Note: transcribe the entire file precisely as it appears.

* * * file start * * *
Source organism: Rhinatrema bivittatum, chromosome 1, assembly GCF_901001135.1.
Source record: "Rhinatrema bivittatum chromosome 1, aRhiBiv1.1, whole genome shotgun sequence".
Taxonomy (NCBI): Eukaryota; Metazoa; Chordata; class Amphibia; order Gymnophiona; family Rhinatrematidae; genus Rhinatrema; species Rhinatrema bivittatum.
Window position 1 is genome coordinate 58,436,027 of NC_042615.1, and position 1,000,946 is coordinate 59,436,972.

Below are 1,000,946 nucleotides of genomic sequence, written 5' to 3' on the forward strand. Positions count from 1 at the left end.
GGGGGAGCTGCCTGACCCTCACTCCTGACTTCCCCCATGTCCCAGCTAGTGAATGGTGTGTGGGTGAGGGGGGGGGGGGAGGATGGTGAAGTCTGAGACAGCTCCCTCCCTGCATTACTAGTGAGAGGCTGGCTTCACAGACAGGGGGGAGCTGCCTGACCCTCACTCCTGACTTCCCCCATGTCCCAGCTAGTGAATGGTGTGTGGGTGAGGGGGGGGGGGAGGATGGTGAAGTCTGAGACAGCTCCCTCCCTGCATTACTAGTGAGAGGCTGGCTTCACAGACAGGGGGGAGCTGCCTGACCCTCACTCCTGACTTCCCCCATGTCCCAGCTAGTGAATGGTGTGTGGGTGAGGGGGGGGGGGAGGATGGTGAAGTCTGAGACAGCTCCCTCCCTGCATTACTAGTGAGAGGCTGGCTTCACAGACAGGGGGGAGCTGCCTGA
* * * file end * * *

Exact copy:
Source organism: Rhinatrema bivittatum, chromosome 1, assembly GCF_901001135.1.
Source record: "Rhinatrema bivittatum chromosome 1, aRhiBiv1.1, whole genome shotgun sequence".
Taxonomy (NCBI): Eukaryota; Metazoa; Chordata; class Amphibia; order Gymnophiona; family Rhinatrematidae; genus Rhinatrema; species Rhinatrema bivittatum.
Window position 1 is genome coordinate 58,436,027 of NC_042615.1, and position 1,000,946 is coordinate 59,436,972.

Below are 1,000,946 nucleotides of genomic sequence, written 5' to 3' on the forward strand. Positions count from 1 at the left end.
GGGGGAGCTGCCTGACCCTCACTCCTGACTTCCCCCATGTCCCAGCTAGTGAATGGTGTGTGGGTGAGGGGGGGGGGGGAGGATGGTGAAGTCTGAGACAGCTCCCTCCCTGCATTACTAGTGAGAGGCTGGCTTCACAGACAGGGGGGAGCTGCCTGACCCTCACTCCTGACTTCCCCCATGTCCCAGCTAGTGAATGGTGTGTGGGTGAGGGGGGGGGGGAGGATGGTGAAGTCTGAGACAGCTCCCTCCCTGCATTACTAGTGAGAGGCTGGCTTCACAGACAGGGGGGAGCTGCCTGACCCTCACTCCTGACTTCCCCCATGTCCCAGCTAGTGAATGGTGTGTGGGTGAGGGGGGGGGGGAGGATGGTGAAGTCTGAGACAGCTCCCTCCCTGCATTACTAGTGAGAGGCTGGCTTCACAGACAGGGGGGAGCTGCCTGA